A quote by Tony Compolo from the article:

“The marriage between evangelicalism and patriotic nationalism is so strong… that anybody who is raising questions about loyalty to the old laissez-faire capitalist system – by, say, supporting bailouts – is unpatriotic, un-American, and, by association, non-Christian.” This is a shame for the cause of Christ in the USA!”

This is a sad day for Christianity and the Cause of Christ in the United States.  We reduce the enduring and life-giving Gospel of to political and/or economic ideologies that are nothing more than the creations of Man, not God!  The Church and the Gospel are defamed and trivialized to the point of being nothing more than a reflection of the latest cultural trend. 

With respect to the Gospel and an eternal perspective there is no such thing as “American Exceptionalism.”  There may well be exceptional things that have come out of the United States during its history, but that does not mean there is such a thing as a divinely established “American Exceptionalism.”  A word for those who believe such a thing may be hubris or perhaps vainglory.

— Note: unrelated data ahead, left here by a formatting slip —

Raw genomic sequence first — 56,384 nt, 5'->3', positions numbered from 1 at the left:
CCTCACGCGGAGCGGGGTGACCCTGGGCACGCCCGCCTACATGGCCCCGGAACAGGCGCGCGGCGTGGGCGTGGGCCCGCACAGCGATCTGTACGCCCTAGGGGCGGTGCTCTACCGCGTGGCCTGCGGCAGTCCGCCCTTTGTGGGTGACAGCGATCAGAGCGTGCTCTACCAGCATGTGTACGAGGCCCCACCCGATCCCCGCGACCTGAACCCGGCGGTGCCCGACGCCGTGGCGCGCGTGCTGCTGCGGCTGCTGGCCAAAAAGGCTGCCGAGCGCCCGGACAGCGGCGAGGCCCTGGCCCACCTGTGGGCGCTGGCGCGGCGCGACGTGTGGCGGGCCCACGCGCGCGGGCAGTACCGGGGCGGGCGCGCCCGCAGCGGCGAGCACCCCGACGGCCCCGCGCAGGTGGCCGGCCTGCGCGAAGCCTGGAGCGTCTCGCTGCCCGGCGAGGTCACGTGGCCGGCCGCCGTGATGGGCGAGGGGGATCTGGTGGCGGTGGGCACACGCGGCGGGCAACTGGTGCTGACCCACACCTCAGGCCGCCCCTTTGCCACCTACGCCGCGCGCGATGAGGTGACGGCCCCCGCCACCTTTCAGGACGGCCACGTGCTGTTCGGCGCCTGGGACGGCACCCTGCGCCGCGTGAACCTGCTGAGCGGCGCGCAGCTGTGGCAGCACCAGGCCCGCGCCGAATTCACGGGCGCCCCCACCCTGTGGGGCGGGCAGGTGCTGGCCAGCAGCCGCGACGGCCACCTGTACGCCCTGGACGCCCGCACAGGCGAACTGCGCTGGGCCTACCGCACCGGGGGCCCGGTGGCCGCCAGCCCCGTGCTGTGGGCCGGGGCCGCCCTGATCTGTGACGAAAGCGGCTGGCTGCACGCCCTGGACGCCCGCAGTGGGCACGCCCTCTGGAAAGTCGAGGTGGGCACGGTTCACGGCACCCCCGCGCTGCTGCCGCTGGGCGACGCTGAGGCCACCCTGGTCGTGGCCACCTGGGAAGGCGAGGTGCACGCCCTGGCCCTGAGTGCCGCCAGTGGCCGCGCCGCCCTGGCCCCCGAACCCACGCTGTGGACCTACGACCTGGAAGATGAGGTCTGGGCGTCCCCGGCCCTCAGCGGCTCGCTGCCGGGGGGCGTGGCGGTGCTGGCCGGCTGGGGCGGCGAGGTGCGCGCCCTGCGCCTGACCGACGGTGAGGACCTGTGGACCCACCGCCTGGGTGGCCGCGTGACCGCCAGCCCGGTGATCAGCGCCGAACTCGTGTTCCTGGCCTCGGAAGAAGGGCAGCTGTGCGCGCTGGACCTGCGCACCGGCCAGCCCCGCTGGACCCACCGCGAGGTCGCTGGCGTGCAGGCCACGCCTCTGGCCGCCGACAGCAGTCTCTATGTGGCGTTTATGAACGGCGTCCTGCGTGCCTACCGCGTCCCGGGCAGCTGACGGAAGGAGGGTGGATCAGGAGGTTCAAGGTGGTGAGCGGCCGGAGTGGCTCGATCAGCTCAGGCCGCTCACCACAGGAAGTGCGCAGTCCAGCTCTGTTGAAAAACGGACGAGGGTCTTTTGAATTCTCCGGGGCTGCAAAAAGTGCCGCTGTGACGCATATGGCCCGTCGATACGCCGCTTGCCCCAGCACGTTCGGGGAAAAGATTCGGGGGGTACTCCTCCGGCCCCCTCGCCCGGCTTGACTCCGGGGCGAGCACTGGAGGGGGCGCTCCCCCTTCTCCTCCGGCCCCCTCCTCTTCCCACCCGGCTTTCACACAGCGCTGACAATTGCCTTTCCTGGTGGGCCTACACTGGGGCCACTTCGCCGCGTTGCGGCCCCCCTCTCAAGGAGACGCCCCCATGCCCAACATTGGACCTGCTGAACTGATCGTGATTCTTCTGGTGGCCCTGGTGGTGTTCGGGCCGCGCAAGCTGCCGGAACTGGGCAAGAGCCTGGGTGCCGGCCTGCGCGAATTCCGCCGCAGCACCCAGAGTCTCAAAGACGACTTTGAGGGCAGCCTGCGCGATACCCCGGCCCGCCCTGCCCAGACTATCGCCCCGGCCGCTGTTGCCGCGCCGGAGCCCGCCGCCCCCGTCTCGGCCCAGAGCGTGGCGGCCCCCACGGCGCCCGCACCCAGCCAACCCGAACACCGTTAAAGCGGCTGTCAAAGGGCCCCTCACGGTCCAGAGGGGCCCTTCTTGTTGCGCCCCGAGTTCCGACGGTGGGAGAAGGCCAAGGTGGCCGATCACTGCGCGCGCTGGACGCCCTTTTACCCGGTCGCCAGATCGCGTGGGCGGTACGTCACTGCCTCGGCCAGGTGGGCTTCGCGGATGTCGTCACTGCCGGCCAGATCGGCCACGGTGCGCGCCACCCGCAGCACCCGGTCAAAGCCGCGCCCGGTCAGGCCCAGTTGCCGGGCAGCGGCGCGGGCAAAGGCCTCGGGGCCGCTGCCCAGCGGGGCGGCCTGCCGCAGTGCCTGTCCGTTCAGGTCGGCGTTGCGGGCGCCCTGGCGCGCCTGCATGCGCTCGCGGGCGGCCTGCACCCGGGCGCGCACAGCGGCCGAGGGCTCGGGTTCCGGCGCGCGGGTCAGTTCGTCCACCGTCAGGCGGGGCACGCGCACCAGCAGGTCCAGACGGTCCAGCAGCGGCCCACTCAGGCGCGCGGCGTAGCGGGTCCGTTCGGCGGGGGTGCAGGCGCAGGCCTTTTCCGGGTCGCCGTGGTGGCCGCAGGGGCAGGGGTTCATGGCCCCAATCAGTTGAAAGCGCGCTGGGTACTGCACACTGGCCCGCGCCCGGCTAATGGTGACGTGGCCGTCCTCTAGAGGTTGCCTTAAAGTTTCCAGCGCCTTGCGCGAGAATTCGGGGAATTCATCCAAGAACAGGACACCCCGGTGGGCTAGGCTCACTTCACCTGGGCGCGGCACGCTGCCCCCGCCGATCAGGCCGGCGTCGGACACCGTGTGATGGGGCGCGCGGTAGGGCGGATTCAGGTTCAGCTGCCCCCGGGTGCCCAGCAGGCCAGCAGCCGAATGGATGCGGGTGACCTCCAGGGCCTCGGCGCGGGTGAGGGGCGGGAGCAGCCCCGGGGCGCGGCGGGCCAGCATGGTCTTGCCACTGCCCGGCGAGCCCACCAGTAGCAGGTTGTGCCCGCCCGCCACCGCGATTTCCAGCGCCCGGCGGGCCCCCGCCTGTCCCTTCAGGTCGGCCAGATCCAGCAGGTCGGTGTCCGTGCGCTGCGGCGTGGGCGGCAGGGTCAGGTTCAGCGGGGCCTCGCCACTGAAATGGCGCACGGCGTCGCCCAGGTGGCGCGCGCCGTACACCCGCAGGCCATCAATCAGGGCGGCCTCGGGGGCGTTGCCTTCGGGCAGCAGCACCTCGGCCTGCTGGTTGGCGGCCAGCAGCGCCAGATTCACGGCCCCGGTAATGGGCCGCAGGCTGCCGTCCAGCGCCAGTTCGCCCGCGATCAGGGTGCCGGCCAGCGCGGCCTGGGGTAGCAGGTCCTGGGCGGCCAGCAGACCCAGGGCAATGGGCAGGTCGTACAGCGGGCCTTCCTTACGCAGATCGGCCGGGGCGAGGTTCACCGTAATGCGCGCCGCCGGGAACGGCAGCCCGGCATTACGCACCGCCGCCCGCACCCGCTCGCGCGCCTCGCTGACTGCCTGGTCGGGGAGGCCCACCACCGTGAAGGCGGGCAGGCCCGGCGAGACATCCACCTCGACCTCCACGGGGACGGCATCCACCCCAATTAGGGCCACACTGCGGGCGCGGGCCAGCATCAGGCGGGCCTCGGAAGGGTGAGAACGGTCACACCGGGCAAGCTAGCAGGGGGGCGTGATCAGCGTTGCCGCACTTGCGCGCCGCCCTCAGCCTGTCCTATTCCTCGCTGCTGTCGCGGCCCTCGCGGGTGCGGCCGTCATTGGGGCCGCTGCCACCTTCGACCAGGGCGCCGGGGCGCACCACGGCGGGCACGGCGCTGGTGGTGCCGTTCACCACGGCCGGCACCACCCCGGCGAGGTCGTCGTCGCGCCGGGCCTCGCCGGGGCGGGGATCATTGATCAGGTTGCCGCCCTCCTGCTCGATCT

We wouldn’t be what we are today if it were not for the exceptional nature of the English contribution to world history.  Yet, I don’t hear of an English Exceptionalism (of course, the colonized peoples of the world would certainly make exception to such a claim).